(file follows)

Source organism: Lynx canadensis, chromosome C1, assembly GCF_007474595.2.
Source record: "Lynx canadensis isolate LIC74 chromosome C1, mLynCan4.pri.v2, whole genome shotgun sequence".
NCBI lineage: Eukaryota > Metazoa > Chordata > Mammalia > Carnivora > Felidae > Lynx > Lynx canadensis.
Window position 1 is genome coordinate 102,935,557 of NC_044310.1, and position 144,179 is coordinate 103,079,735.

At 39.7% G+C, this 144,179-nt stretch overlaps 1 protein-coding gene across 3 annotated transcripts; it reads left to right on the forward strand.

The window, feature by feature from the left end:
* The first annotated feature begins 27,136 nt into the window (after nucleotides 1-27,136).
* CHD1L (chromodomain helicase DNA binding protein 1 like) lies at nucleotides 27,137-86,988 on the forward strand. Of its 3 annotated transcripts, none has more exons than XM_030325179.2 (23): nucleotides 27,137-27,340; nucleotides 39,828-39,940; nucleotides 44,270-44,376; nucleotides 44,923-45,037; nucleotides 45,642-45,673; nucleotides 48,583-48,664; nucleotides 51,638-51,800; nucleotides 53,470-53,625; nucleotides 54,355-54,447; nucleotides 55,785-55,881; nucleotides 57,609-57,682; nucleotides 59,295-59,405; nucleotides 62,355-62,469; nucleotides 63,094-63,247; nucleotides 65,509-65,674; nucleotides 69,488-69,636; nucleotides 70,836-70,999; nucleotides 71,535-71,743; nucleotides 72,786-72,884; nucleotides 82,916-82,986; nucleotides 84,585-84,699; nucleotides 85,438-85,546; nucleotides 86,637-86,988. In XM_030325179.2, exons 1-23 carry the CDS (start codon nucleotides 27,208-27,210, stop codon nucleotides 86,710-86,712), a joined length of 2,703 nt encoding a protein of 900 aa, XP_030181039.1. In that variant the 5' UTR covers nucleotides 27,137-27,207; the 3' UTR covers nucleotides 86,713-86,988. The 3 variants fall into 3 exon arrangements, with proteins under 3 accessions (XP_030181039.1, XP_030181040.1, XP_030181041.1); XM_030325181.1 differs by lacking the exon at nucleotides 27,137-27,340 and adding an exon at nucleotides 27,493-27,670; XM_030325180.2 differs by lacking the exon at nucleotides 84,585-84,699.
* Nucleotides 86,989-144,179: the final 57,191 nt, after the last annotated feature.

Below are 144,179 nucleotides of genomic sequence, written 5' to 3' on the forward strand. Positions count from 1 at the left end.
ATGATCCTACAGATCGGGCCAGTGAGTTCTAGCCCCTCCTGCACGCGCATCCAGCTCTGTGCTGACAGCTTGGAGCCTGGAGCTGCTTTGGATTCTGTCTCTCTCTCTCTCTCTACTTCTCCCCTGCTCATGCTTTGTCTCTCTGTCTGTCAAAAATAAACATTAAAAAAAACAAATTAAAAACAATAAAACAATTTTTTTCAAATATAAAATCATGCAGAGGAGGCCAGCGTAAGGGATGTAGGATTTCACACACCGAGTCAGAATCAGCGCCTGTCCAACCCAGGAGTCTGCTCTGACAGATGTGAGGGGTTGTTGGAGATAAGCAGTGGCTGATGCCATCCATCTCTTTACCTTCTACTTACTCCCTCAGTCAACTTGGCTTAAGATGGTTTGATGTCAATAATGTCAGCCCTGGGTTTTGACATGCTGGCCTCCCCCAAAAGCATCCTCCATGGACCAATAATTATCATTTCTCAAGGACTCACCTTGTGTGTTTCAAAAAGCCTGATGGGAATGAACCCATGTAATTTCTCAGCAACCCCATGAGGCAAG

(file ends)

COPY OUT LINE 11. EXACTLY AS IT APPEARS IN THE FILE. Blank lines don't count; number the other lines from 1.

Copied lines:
ATGATCCTACAGATCGGGCCAGTGAGTTCTAGCCCCTCCTGCACGCGCATCCAGCTCTGTGCTGACAGCTTGGAGCCTGGAGCTGCTTTGGATTCTGTCTCTCTCTCTCTCTCTACTTCTCCCCTGCTCATGCTTTGTCTCTCTGTCTGTCAAAAATAAACATTAAAAAAAACAAATTAAAAACAATAAAACAATTTTTTTCAAATATAAAATCATGCAGAGGAGGCCAGCGTAAGGGATGTAGGATTTCACACACCGAGTCAGAATCAGCGCCTGTCCAACCCAGGAGTCTGCTCTGACAGATGTGAGGGGTTGTTGGAGATAAGCAGTGGCTGATGCCATCCATCTCTTTACCTTCTACTTACTCCCTCAGTCAACTTGGCTTAAGATGGTTTGATGTCAATAATGTCAGCCCTGGGTTTTGACATGCTGGCCTCCCCCAAAAGCATCCTCCATGGACCAATAATTATCATTTCTCAAGGACTCACCTTGTGTGTTTCAAAAAGCCTGATGGGAATGAACCCATGTAATTTCTCAGCAACCCCATGAGGCAAG